All of this is made all the more surprising given I am absolutely committed to being impartial in my research and critiques of others' work, dedicating an entire article on the fact that we don't really know all that much. I rarely have anything controversial to say at all. I routinely cover all aspects. If you are shortsighted enough to think digital piracy can be neatly described as 'good' or 'bad', you will remember all the entries which oppose your point of view, forgetting the ones which support it.

And here is a funny one: people often think I don't know what I am talking about because I do not engage in music piracy myself. Now this doesn't make sense, not least of all as being an outsider is of course advantageous for a whole host of reasons. But my suspicion is that it's a bit like eating a McDonalds in a hospital: I draw attention to 'bad behaviours'.

What it all adds up to, for me, is I am finding myself having to play a game with unclear rules. I am now longer merely communicating science, but actively having to work on my techniques of persuasion. This something I am slowly adjusting to, with varying levels of success. It's an exciting challenge, and one I am more enthusiastic about when I take the time to reflect on the stimulating, long-term elements, not the annoying short-term ones.

For the time being, I find myself having to challenge the words of the late (and great) Terry Pratchett to stay enthused. He writes:

"Be careful. People like to be told what they already know. Remember that. They get uncomfortable when you tell them new things... In short, what people think they want is news, but what they really crave is olds... Not news but olds, telling people that what they think they already know is true" (2000).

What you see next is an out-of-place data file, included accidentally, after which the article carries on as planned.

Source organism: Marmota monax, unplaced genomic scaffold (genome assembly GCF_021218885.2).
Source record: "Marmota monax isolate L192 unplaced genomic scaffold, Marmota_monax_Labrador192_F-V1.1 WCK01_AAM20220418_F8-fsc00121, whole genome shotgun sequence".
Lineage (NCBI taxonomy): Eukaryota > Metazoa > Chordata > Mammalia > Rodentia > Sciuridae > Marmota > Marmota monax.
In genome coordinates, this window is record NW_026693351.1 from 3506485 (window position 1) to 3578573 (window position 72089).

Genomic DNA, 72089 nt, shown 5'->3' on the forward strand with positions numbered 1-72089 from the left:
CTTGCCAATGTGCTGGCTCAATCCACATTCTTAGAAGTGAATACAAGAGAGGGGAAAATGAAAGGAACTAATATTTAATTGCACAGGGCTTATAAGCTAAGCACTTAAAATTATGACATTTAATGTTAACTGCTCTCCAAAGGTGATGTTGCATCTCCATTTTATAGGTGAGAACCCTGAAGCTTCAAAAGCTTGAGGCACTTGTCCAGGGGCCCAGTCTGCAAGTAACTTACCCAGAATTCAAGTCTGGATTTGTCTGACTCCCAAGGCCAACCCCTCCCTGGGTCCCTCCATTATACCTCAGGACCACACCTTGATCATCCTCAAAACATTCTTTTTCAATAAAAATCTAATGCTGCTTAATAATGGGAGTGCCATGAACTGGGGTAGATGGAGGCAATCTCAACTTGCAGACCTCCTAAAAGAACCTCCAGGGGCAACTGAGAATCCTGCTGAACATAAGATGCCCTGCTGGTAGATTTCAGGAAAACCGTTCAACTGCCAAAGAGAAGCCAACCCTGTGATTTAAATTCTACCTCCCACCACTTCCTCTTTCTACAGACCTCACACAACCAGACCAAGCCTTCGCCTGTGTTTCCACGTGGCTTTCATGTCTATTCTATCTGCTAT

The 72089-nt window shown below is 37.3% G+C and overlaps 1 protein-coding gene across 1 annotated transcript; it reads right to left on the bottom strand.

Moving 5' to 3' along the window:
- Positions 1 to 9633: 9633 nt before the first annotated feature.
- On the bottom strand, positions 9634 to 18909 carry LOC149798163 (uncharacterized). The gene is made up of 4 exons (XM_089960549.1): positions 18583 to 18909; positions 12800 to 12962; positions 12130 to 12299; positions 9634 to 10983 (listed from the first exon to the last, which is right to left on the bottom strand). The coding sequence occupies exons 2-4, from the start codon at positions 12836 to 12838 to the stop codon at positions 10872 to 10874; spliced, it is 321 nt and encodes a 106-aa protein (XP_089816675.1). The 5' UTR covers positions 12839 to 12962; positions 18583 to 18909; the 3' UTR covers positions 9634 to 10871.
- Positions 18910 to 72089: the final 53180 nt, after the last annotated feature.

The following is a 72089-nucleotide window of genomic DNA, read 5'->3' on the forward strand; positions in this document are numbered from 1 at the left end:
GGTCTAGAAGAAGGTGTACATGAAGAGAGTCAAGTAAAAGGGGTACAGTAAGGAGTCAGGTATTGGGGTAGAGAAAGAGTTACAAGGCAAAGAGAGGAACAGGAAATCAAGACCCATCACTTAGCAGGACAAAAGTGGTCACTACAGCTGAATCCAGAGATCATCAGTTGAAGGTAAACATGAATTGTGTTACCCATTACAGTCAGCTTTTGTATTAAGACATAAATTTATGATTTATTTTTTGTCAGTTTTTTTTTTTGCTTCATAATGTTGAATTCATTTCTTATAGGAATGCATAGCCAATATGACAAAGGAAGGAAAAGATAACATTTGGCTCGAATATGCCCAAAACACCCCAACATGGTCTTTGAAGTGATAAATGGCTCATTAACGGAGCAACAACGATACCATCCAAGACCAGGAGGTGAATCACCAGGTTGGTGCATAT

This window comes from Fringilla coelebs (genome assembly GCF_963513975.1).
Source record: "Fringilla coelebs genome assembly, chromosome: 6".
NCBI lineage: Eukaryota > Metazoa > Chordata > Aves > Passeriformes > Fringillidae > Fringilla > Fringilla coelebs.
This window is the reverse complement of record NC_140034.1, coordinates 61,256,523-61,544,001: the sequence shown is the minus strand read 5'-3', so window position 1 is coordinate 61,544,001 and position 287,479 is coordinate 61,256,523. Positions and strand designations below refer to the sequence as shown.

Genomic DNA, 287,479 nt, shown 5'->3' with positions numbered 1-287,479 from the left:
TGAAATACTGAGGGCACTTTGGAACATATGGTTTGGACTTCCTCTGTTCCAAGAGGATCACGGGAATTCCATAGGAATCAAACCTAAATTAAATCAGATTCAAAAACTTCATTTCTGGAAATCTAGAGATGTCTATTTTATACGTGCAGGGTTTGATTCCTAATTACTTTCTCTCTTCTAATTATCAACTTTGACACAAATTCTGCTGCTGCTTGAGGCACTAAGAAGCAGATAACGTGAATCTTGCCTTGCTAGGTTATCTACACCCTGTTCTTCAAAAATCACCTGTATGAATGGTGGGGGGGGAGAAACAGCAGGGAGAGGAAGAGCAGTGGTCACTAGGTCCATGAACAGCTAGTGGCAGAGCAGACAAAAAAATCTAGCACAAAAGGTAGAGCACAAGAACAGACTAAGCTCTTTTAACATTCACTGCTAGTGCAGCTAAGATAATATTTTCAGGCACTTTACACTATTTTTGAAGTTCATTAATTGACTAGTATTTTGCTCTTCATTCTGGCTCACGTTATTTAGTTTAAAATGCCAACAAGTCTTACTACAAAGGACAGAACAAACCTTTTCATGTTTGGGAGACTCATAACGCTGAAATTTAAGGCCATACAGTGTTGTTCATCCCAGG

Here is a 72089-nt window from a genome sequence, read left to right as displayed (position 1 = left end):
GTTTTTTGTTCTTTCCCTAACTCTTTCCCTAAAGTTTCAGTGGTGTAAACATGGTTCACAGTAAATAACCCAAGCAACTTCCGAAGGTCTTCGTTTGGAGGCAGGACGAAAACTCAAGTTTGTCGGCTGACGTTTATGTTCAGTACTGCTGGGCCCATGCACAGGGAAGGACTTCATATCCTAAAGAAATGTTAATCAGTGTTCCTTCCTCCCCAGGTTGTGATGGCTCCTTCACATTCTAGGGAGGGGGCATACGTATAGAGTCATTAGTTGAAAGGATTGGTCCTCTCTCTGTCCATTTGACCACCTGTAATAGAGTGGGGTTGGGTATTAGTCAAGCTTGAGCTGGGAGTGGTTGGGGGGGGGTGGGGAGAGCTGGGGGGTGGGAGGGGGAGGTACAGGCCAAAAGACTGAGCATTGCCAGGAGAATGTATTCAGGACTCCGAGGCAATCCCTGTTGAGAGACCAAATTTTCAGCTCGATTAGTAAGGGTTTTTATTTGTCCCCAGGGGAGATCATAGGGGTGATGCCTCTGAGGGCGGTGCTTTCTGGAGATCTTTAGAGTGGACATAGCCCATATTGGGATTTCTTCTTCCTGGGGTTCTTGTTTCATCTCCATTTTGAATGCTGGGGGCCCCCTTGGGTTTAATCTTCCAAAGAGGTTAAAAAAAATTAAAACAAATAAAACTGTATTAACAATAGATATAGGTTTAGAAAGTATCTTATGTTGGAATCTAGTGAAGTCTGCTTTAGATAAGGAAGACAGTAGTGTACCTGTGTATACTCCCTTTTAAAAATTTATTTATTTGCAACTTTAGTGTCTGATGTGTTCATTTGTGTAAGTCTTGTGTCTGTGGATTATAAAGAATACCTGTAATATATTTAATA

Twats @musicpiracyblog


Levitin, D.J. (2014). The Organized Mind. New York City, NY: Dutton.

Pinker, S. (2014). The Sense of Style: The Thinking Person's Guide to Writing in the 21st Century. London, England: Allen Lane.

Pratchett, T. (2000). The Truth. New York City, NY: Doubleday.


  1. Sometimes, you just need to use simple words when communicating. It goes a long way.

  2. Hi there,

    I think being as clear as possible is absolutely necessary, but it doesn't address the underlying problem of people not wanting to hear what you have to say.

    We all do it, every day. And it works both ways.

    I guess this blog entry came from an encounter recently where someone (in person) was unwilling to believe that music piracy doesn't lead to job losses. I had not actually argued against this at all, and agreed that there is sound logic there - but there's no evidence from the research. All I ever discuss.

    He had decided that was the case, because it was intuitive. I explained that you might very well be correct, but without evidence, you can't walk around saying it as if it were fact. Not good enough.

    Beliefs are tricky.

    I think this is all part of a bigger, ongoing problem which is the access to information on the internet. This is very new.

    Thanks for stopping by.